Scene 1. — In Eumœus's grove. Eumæus (Tenor), a swineherd, a faithful old retainer of Ulysses. He is discovered alone, reflecting on his happy, free life in the open air. Iros (Tenor) comes in. He is the gluttonous 'sycophant' who plays jester for the amusement of Penelope's suitors.
Now enters Ulysses, disguised. Eumœus welcomes him for what he seems to be - a poor old man. Ulysses delights the swineherd by telling him that his master still lives, and will come to his own again.

Scene 2. — On Telemachos's Ship. Telemachos (Tenor) is Ulysses's son. Minerva is guiding his ship homeward.

Scene 3. — In Eumœus's Grove. Telemachos arrives in Ithaka, and is welcomed by Eumœus, who tells him of the old man's prophecy - that Ulysses shall come to the rescue of Penelope. When the swineherd has gone, Ulysses reveals himself to Telemachos, and sends his son to the palace to tell his mother that soon the King of Ithaka will be at hand.

Scene 4. - In the Palace of Ulysses. To Penelope who is being pestered by some of her suitors — Antinoos (Bass), Amphinome (Baritone), Pisander (Tenor), and others. Eumœus brings the tidings of the coining of Telemachos and the news of Ulysses. The suitors take counsel on this threat of danger. They determine to try if riches will tempt Penelope to yield.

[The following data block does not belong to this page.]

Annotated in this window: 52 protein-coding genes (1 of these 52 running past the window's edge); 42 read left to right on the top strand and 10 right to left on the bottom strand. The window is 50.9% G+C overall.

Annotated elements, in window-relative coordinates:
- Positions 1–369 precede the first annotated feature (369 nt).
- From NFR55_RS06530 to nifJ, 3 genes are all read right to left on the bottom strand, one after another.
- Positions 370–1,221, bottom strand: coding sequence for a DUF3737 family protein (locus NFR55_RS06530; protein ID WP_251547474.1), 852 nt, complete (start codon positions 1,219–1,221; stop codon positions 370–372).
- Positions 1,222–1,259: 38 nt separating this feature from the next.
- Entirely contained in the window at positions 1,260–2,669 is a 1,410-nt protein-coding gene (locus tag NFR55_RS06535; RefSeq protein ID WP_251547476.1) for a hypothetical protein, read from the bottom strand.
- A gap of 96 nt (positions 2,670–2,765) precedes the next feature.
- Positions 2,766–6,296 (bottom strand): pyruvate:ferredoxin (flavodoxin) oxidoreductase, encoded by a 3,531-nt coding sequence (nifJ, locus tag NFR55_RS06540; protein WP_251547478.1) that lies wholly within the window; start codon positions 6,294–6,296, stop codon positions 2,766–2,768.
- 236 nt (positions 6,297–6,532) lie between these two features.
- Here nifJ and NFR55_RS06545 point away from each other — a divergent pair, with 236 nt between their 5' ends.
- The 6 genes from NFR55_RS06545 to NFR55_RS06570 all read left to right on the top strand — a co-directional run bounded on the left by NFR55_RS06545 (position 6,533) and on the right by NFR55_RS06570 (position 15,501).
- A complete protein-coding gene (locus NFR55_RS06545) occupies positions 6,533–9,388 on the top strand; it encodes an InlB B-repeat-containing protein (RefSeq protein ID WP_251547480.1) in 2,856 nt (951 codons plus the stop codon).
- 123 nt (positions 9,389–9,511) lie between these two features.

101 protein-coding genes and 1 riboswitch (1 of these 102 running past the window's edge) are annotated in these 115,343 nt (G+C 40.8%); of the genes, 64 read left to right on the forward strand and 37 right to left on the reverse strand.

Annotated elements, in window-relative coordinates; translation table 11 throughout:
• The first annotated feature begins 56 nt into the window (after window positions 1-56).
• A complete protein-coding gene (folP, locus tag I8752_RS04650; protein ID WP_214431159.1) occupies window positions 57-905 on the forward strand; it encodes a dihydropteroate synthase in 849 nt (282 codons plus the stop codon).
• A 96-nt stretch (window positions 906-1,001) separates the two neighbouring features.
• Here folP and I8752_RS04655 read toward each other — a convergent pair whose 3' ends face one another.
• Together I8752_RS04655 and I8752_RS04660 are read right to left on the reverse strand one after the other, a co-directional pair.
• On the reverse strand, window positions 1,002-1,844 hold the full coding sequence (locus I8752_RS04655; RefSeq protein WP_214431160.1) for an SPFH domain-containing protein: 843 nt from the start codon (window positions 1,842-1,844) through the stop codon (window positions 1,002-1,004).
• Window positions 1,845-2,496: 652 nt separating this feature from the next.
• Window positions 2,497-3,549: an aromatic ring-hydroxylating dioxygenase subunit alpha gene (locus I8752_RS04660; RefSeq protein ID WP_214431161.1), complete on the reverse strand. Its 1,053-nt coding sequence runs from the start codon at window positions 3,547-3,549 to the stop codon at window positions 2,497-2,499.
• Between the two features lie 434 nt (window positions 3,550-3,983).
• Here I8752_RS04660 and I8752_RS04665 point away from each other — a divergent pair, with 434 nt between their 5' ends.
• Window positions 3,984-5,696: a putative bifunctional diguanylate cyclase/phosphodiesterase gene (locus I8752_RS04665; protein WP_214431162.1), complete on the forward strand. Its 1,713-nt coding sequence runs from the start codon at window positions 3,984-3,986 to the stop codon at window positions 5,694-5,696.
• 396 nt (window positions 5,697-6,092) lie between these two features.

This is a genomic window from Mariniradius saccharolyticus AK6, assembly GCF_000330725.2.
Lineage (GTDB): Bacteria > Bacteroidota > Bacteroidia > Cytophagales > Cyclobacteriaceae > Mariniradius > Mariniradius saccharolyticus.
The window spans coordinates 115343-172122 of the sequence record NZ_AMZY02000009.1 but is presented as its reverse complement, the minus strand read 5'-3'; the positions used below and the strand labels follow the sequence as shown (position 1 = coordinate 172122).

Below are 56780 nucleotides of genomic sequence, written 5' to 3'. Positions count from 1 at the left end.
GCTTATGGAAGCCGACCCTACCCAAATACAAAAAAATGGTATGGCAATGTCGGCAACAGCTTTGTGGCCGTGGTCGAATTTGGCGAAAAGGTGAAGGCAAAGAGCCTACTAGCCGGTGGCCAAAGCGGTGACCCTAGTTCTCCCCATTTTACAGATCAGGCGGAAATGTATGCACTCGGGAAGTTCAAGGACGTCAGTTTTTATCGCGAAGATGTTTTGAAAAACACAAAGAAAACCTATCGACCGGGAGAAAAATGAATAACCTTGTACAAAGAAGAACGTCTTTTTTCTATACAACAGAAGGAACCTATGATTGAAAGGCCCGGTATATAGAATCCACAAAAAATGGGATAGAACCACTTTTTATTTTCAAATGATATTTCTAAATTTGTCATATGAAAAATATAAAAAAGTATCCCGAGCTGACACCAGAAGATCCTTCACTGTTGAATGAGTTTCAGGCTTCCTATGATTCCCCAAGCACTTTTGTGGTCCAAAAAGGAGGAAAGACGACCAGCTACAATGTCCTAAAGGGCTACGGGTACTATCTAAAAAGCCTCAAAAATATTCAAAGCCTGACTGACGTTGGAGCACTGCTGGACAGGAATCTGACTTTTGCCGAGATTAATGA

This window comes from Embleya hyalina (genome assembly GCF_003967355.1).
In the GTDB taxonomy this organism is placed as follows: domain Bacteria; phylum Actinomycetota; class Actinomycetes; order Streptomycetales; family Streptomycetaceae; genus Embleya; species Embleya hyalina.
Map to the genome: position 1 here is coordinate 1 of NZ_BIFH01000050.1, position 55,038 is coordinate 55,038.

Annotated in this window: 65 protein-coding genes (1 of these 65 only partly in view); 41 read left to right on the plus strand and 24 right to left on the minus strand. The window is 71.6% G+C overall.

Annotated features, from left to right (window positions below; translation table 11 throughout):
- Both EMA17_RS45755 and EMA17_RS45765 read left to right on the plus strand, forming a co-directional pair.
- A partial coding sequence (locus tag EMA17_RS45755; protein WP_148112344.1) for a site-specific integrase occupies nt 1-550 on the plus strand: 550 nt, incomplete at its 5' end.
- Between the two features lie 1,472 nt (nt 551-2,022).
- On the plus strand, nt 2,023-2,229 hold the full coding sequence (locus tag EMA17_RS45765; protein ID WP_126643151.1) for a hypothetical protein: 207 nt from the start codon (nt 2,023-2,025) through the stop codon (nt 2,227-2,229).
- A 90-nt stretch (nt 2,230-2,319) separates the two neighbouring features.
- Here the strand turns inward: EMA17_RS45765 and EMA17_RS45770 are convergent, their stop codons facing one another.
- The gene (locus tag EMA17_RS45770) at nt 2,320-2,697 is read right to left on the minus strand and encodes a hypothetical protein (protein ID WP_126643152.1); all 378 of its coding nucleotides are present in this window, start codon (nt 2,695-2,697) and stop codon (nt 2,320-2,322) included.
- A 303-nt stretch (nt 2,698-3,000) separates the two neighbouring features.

Act. III.
Scene 1. — Under the Portico of Ulysses's Palace. Antinoos rebukes the swineherd for bringing the old beggar man to the palace. Iros, the jack-in-office pipes up too and bids him be gone. Ulysses answers him roundly. Penelope enters, in time to see a wrestling bout between the two, in which Iros is beaten.
Now Pisander, Amphinome, and Antinoos tempt Penelope with jewels. She, temporizing, promises to wed whichever shall win a shooting match, using Ulysses's bow (which, she hopes, none of them will be able to bend). They, with many fine words, attempt to handle it, but fail. The disguised Ulysses asks to be allowed to try. He does so, and draws the bow, making good use of it by transfixing the suitors with successive arrows.

Scene 2. — In Ulysses's Palace. Gluttonous Iros laments the death of the suitors, because he can never more feast as he used to. He decides to kill himself rather than forego his feasting.

Scene 3. — In the Palace. Penelope still doubts Ulysses's coming, but her husband succeeds in convincing her that it is indeed he who stands before her and the Opera ends with the moving joy of their reunion.


null Monteverdi
Revised by:
Vincent D'Indy
The Wireless Chorus
Chorus Master:
Stanford Robinson
The Wireless Symphony Orchestra
S. Kneale Kelley
Orchestra under the direction of:
Percy Pitt
Astra Desmond
Dorothy D'Orsay
Dorothy D'Orsay
Leonard Gowings
Parry Jones
Stiles Allen
Leonard Gowings
Horace Vincent
Dorothy D'Orsay
Pi sander:
Leonard Gowings
Horace Vincent
Norman Allin

5GB Daventry (Experimental)

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About this data

This data is drawn from the Radio Times magazine between 1923 and 2009. It shows what was scheduled to be broadcast, meaning it was subject to change and may not be accurate. More